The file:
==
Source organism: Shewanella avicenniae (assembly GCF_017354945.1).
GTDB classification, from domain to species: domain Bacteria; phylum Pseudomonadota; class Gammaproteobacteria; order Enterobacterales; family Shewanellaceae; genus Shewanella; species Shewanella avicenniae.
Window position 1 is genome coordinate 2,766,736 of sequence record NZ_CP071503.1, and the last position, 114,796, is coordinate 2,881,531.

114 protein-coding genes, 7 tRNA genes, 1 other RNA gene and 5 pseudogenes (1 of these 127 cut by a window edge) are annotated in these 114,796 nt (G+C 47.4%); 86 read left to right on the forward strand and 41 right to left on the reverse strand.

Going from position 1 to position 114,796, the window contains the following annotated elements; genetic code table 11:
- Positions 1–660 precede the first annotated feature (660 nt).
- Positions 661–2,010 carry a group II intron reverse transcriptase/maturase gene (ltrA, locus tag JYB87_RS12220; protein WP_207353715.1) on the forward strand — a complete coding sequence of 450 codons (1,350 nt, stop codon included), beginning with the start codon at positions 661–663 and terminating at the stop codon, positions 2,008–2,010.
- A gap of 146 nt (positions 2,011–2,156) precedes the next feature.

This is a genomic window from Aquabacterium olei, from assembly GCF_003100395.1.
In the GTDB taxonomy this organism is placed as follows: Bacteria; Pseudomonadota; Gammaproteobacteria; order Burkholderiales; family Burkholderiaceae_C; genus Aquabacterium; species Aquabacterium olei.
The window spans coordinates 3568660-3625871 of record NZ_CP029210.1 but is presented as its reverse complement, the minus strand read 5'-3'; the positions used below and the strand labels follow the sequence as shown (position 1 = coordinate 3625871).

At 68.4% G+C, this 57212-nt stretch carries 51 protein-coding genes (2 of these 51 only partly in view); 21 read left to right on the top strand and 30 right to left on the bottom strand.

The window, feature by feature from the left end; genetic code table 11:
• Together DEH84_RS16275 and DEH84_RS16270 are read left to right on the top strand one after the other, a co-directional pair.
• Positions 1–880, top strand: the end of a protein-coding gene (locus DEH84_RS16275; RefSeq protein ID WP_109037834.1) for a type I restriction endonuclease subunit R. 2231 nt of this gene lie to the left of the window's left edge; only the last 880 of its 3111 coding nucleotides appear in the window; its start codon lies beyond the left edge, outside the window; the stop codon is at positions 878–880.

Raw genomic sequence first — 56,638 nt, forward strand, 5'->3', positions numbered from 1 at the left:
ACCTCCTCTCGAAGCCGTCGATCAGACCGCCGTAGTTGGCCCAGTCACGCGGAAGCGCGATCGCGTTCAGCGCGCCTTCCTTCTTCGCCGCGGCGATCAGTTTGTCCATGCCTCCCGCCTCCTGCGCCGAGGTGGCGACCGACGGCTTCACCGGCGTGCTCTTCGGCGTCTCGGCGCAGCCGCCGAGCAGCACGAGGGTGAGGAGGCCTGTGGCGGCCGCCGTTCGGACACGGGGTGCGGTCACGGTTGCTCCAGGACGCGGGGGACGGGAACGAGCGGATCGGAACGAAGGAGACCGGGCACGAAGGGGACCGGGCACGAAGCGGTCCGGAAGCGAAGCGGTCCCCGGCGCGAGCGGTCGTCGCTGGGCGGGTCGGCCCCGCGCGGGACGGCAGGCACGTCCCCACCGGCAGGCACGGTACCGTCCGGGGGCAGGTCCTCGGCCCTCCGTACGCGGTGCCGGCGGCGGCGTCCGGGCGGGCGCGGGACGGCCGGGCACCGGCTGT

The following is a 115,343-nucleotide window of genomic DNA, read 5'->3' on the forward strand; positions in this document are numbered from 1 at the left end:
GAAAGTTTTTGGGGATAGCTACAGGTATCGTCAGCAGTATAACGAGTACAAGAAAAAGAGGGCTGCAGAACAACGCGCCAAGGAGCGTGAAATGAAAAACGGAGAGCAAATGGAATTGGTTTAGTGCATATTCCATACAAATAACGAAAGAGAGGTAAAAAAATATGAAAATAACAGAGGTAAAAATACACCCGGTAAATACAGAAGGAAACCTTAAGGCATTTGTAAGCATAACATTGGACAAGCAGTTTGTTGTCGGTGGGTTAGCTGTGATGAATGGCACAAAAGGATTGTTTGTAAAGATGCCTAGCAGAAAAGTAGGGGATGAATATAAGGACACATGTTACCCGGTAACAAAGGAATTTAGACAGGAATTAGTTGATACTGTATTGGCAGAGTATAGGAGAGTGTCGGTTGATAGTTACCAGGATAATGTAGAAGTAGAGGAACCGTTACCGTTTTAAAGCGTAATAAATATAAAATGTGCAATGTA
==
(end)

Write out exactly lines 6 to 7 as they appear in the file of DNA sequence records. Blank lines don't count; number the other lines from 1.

- Positions 1–660 precede the first annotated feature (660 nt).
- Positions 661–2,010 carry a group II intron reverse transcriptase/maturase gene (ltrA, locus tag JYB87_RS12220; protein WP_207353715.1) on the forward strand — a complete coding sequence of 450 codons (1,350 nt, stop codon included), beginning with the start codon at positions 661–663 and terminating at the stop codon, positions 2,008–2,010.